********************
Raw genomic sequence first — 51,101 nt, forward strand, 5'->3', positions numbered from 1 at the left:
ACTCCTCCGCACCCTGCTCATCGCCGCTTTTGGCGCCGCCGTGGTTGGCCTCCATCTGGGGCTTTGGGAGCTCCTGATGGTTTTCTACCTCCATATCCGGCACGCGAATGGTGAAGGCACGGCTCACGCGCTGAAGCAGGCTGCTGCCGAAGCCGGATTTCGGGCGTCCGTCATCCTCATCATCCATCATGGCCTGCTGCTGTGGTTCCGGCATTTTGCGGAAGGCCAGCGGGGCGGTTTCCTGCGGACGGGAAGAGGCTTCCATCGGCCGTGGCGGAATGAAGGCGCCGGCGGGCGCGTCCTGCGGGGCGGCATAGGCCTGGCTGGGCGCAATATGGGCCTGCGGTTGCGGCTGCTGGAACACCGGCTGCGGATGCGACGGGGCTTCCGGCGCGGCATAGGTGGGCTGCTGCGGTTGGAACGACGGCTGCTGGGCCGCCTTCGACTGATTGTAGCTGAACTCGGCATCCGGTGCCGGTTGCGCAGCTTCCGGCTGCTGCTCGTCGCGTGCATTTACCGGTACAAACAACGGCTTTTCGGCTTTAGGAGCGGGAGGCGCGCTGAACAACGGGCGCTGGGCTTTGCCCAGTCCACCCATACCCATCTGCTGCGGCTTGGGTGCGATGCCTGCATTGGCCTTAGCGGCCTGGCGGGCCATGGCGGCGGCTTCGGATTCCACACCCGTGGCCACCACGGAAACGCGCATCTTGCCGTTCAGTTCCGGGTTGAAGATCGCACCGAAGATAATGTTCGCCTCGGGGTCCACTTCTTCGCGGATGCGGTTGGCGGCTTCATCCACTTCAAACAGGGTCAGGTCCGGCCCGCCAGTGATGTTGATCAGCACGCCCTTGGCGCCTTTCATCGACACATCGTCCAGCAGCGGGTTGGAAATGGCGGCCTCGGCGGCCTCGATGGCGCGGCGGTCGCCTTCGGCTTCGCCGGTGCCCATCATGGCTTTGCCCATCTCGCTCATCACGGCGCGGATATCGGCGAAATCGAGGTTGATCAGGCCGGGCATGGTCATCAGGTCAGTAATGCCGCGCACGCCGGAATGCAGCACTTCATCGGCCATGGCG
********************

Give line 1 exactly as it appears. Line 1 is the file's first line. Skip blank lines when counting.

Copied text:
Raw genomic sequence first — 51,101 nt, forward strand, 5'->3', positions numbered from 1 at the left: